As was my habit with most foods, I looked at it then smelled it before taking my first sip. Immediately I scrunched my nose at the bitter taste and said, “How could anyone drink this stuff? Yuck!” 
 
But because my friend and the other guys were boys, I wasn’t about to sound like a wimpy girl so I sat up straight and drank it.

Shortly after that a classmate named Michelle and I found a common interest so we hung out a few times. It felt so adult-like when she invited me to her home for a cup of morning brew. I shared how I wasn’t crazy about it's bitter taste. Her sweetness said, “Let me make you real coffee, I think you’ll enjoy this.” She moved nonchalantly through the kitchen and poured coffee beans into a grinder. I'd never seen coffee made this way so I asked what she was doing. She said, “I’m making you fresh coffee.” The aroma of ground up beans filled my nostrils in a pleasing way. When I had my first cup of fresh ground coffee with cream and sugar, I thought I had died and gone to heaven.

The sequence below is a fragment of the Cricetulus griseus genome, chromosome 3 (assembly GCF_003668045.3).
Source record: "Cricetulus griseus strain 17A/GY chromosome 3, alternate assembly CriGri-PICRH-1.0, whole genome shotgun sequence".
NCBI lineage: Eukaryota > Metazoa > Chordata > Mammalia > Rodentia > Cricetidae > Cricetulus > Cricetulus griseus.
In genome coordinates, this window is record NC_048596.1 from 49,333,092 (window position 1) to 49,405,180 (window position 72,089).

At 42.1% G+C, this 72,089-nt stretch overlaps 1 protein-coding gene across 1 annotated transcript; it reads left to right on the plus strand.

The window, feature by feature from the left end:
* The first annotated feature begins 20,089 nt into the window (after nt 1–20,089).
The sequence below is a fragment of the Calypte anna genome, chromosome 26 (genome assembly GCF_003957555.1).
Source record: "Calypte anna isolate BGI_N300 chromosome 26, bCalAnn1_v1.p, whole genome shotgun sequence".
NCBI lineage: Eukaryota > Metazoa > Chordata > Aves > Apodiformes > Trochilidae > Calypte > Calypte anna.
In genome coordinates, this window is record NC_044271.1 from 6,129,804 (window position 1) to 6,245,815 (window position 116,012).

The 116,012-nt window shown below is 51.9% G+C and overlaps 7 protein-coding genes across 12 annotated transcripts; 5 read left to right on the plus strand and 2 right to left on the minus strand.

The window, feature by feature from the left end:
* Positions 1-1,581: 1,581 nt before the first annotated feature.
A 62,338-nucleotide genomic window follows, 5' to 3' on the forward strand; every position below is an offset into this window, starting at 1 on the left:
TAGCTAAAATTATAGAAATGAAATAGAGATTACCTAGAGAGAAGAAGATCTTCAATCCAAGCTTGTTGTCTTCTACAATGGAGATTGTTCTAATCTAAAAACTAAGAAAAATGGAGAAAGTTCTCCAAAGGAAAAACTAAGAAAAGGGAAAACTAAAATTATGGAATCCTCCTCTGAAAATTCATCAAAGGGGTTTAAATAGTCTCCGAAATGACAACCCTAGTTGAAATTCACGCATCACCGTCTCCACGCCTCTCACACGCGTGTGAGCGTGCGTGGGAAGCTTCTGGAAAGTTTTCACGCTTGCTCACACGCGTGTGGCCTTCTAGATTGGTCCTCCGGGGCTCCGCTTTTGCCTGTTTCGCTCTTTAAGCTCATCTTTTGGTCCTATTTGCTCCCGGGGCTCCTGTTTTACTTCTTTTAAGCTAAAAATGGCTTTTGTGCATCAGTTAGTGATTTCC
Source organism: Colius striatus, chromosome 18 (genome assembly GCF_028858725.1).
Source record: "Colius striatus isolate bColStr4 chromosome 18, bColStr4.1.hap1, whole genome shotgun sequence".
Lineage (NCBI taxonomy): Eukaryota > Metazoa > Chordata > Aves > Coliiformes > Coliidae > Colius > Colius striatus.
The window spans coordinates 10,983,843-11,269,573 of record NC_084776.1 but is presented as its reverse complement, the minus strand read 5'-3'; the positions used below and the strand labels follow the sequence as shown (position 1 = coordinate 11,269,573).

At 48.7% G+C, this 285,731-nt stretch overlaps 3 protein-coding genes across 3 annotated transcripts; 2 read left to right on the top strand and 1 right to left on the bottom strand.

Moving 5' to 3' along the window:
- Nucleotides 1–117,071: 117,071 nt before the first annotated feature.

As I continued to reflect on my tradition or habit, it occurred to me that I started drinking coffee a very long time ago. When I did the math I realized my daily habit became a 36-year-long-day. Wow, that’s a long time! Maybe I’m in denial of my coffee addiction. Wait…did I say that word? Who said I’m addicted? Well, duh, there is an element of addiction to coffee, but that’s not the point of this story.
 
I got to thinking, is the on again off again love hate struggle with coffee or with a reflection of memory?